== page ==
Louis Clark was an English music arranger and keyboard player, best-known for his series of kitsch masterpieces Hooked on Classics, disco-reinterpretations of classical music.
And the first covid-19 victims start to come in.
While the essay references Googie architecture and the kitsch of the roadside attraction, it fails to cite God’s Own Junkyard (1964).
It also fails to foreshadow the positive view of kitsch in Learning from Las Vegas (1972).
While in general I don’t ‘do’ negative criticism, I’m making an exception for the man from Köningsberg [the town where he was born and where he died and which he never left].
Innocence (1893) by William-Adolphe Bouguereau
Being charmed and moved, isn’t that what it’s all about?
Not for Kant it would appear.
And then I remembered one of my favorite definitions of aesthetics.
“Some of the meaning of aesthetic as an adjective can be illuminated by comparing it to anaesthetic, which is by construction an antonym of aesthetic. If something is anaesthetic, it tends to dull the senses, cause sleepiness and induce boredom. In contrast, aesthetic may be thought of as anything that tends to enliven or invigorate or wake one up.”
A matter of life and death, so to speak.
Unite these three and you get Pompeo Batoni‘s uncanny painting Il Sacro Cuore (above), a depiction of Jesus who is holding his Sacred Heart in one hand and pointing to it with another. The work has become a staple of Christian art and the flaming and bleeding heart shining with divine light, pierced by the lance-wound, surrounded by the crown of thorns, surmounted by a cross, is familiar not to Christians alone.
In all honesty, when I say kitsch, I’m not being fair to Batoni, since his original work (an oval portrait) is far less kitschy than the campy paintings that are derived from the original.
The visual trope of the sacred heart (with flames and blood) originates in a mystical vision by the French nun Margaret Mary Alacoque, who in 1674, described one of her visions:
- “The Divine Heart was presented to me in a throne of flames, more brilliant than a sun, transparent as crystal, with this adorable wound. And it was surrounded with a crown of thorns, signifying the punctures made in it by our sins, and a cross above signifying that from the first instant of His Incarnation, […] the cross was implanted into it […].”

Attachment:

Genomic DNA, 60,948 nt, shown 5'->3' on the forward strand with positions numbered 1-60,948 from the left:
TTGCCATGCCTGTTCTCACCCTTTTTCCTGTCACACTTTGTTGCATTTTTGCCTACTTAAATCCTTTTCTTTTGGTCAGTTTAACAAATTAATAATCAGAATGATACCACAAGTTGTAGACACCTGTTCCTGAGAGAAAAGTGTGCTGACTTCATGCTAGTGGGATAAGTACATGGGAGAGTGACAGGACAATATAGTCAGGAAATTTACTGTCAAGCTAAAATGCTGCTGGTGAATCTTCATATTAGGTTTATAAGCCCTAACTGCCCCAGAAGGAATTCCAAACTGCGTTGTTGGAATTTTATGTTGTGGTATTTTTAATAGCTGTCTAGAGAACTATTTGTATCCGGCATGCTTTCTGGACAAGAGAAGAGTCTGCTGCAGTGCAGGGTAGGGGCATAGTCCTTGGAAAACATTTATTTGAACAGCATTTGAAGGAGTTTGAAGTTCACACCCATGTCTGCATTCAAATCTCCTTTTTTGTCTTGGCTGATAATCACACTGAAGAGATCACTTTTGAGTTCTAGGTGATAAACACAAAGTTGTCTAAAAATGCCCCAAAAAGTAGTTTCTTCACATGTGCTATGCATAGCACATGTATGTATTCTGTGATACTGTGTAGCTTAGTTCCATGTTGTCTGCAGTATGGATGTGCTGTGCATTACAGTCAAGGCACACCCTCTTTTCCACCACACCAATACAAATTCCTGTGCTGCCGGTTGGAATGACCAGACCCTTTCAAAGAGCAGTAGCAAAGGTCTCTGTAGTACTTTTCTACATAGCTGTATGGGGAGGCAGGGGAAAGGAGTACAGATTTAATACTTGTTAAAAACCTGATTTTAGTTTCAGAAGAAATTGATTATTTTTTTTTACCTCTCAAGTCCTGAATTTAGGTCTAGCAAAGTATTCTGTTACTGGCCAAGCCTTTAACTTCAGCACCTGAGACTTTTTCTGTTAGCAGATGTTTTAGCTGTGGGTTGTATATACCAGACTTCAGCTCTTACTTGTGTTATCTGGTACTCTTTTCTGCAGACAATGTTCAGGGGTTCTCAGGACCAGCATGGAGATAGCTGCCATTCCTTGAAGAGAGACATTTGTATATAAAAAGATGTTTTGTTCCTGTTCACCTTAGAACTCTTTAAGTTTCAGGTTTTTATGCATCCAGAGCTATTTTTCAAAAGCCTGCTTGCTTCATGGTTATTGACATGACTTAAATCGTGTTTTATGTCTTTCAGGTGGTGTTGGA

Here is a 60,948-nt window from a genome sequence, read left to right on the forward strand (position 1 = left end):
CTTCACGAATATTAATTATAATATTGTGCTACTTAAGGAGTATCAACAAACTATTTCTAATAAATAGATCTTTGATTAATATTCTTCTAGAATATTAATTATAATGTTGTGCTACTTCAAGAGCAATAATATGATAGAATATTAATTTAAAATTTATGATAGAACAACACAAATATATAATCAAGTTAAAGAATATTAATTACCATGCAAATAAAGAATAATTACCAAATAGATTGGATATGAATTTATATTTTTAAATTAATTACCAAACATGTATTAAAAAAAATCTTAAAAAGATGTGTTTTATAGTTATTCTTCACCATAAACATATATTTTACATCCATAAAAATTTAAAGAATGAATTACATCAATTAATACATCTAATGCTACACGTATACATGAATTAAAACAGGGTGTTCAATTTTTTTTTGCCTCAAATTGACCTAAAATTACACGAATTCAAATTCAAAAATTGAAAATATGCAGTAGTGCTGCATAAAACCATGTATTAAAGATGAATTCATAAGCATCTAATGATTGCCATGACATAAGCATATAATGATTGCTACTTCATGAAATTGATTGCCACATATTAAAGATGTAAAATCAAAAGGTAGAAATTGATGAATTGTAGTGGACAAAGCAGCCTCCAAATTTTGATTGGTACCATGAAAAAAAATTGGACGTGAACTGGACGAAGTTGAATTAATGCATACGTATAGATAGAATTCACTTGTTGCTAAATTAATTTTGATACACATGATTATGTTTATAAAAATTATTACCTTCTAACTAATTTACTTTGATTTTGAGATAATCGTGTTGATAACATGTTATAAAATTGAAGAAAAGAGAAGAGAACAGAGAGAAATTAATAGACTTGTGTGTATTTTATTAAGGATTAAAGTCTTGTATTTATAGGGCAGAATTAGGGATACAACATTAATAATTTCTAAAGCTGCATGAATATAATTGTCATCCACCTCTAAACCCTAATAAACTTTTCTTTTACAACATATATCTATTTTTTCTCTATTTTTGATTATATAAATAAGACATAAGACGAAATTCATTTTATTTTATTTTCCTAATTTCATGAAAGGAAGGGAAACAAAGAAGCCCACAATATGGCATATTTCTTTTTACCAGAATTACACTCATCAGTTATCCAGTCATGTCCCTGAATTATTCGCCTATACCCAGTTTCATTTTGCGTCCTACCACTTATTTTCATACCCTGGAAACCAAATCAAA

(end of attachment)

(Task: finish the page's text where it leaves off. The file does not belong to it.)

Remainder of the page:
Jesus holding out his own heart reminds me of Denis, the patron Saint of Paris, holding his own head in his hands after he was decapitated.
One of the finest versions of the Sacred Heart is the frontispiece to De Culto Sacro Sancti Cordis Dei (above), 1726 by Charles-Joseph Natoire.
it unites art and anatomy and reminds me of Goats & Heart (Ventriculi quatuor Caprilli) [image], a highlight from my days at Tumblr.
Let’s make some room for bad taste.
Enter Lolo Ferrari.
Lolo Ferrari, born Eve Valois (February 9, 1968 – March 5, 2000) was the stage name of a French dancer, actress, and singer billed as “the woman with the largest breasts in the world” though their size was artificially achieved. In 1995, she caused a sensation at the Cannes Film Festival with the presentation of the movie Camping Cosmos by Jan Bucquoy.
Camping Cosmos is a comedy film by Belgian director Jan Bucquoy, starring Lolo Ferrari. We see Belgians on holiday in a trailer park at the beach in the year 1986 with the first danger signals of AIDS. The purpose of the campsite entertainer is to bring culture to the common people; but they are not interested when the play of Bertolt Brecht Mother Courage and Her Children is shown. Then he launches a beauty contest, a song contest and a boxing match
In Camping Cosmos Lolo Ferrari comes out of the sea as an Aphrodite with the song of “Land of Hope and Glory” and having her first orgasm with the comic Tintin in the Congo. The influence of Jacques Lacan is imminent: Sex is the little Death. Arno Hintjens and Jan Decleir are a homosexual couple. The protest of the younger generation (Eve and her boyfriend) supposedly refers to Traité du savoir-vivre à l’usage des jeunes générations by Raoul Vaneigem. A character cites Louis Scutenaire and détournement publicitaire à la Marcel Mariën is used. Both were Belgian surrealists.
The film is awful but aged 34 and feeling you haven’t seen everything yet and after all, you are from Belgium, and you see it anyway. You rent it a second time (you must be bored) and thankfully the video store clerk alerts you to your mistake.
Introducing Lisa Yuskavage
Lisa Yuskavage (Born May 16, 1962 in Philadelphia) is a contemporary American figurative painter. She is a controversial painter with loaded subject matter such as that has been referred to as “outrageous quasi-pornographic sirens” and “anatomically impossible bimbos” as they mock the male desires of male fantasy.
Lisa Yuskavage attended Tyler School of Art and received her MFA from Yale in 1986 but came to prominence in the mid-nineties in a series of seminal museum shows “Figure as Fiction” (1993) Contemporary Arts Center, Cincinnati; “My Little Pretty” (1997) Museum of contemporary Art, Chicago; “Presumed Innocence” (1997) “Pop Surrealism” (1998) Aldrich Museum; “The Nude in Contemporary Art” (1999).